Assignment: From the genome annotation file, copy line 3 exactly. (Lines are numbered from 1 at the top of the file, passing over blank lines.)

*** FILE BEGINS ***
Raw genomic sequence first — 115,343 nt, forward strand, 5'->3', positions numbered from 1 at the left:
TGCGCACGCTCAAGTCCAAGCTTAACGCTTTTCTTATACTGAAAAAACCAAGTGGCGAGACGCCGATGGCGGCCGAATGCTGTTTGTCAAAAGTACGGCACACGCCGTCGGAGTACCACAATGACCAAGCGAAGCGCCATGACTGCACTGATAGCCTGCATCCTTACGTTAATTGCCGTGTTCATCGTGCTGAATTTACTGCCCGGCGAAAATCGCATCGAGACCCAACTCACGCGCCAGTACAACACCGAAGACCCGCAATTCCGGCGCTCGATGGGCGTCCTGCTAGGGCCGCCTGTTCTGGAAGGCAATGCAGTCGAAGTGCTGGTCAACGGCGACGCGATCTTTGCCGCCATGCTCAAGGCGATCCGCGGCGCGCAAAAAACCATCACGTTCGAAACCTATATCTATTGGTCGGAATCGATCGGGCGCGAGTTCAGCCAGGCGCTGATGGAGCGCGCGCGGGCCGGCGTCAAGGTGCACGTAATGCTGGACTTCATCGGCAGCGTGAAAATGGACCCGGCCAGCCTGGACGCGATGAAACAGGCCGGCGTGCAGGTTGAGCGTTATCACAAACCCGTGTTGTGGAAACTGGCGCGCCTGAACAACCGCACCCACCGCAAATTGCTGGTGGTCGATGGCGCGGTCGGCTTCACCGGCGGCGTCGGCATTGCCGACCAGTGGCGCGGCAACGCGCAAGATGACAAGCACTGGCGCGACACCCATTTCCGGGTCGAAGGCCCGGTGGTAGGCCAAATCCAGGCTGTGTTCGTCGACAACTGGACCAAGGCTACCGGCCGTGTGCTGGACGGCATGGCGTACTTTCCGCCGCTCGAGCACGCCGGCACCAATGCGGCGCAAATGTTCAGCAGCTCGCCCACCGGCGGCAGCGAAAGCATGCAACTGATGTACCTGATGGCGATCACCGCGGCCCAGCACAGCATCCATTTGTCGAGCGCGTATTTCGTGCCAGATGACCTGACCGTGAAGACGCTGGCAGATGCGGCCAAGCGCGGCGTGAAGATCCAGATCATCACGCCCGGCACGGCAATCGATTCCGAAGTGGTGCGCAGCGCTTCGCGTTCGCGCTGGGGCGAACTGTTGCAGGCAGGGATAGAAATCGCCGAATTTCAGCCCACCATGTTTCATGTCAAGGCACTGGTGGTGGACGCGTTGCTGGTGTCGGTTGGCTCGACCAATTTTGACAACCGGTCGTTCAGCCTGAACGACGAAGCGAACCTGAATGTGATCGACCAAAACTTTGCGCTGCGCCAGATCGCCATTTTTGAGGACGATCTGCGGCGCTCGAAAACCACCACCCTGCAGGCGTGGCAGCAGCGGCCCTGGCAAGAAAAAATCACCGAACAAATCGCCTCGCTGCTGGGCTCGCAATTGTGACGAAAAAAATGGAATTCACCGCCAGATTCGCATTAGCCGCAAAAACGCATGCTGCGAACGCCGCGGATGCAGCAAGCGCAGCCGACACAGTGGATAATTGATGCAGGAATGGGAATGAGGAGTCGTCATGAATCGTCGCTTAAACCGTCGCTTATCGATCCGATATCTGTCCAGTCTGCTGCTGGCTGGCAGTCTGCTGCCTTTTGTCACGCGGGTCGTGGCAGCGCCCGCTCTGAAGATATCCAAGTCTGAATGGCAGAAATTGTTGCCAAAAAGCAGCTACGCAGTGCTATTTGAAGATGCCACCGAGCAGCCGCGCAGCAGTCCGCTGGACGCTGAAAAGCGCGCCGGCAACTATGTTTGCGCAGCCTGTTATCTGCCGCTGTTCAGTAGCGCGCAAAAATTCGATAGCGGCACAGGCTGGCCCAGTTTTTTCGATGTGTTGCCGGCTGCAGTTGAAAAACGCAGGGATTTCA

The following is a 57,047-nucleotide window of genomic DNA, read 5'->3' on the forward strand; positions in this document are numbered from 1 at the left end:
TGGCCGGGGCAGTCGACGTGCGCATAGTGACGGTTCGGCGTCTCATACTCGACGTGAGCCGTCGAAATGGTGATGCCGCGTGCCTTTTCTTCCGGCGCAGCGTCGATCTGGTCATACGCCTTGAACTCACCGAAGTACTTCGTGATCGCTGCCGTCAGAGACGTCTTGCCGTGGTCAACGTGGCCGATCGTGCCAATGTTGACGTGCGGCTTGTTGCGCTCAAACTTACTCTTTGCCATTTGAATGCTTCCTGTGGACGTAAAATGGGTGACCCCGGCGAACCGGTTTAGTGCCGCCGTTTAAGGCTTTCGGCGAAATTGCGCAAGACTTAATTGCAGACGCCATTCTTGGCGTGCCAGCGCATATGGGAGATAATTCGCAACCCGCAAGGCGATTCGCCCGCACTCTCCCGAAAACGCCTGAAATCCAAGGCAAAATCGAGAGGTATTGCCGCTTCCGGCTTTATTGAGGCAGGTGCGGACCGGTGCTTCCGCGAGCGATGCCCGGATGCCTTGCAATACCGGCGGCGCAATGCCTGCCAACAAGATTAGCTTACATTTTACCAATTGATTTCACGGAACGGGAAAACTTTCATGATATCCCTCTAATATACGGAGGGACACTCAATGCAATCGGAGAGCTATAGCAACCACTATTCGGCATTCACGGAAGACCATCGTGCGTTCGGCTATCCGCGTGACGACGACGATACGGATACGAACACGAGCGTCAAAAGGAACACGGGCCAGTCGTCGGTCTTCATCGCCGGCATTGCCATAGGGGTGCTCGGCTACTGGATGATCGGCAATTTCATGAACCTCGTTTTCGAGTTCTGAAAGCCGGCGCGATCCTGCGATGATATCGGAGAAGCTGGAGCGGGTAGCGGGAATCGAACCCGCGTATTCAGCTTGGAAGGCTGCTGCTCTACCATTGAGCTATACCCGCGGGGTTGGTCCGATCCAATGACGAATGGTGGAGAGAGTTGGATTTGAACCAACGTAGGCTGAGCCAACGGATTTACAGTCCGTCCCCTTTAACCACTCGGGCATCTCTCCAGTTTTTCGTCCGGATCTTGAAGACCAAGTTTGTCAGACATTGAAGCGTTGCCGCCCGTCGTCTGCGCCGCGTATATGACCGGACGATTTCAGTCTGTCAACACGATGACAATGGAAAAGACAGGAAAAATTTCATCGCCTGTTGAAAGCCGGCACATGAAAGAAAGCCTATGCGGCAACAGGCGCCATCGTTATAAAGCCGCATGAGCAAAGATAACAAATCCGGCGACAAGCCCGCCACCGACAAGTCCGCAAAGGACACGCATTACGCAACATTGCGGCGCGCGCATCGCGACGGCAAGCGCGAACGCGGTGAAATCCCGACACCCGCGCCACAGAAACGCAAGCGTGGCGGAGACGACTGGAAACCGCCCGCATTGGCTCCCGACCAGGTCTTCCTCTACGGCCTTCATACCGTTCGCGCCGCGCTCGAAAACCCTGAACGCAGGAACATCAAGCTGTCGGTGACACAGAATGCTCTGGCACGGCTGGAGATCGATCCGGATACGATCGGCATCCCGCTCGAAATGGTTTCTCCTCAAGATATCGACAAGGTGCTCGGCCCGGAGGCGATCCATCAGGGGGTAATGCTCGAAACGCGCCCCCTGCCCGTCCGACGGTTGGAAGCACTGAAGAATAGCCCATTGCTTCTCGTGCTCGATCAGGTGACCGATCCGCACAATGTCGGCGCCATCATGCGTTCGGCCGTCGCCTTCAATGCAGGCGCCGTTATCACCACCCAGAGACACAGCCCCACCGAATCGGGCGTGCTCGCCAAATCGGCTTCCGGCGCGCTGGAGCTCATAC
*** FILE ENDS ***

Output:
The following is a 57,047-nucleotide window of genomic DNA, read 5'->3' on the forward strand; positions in this document are numbered from 1 at the left end: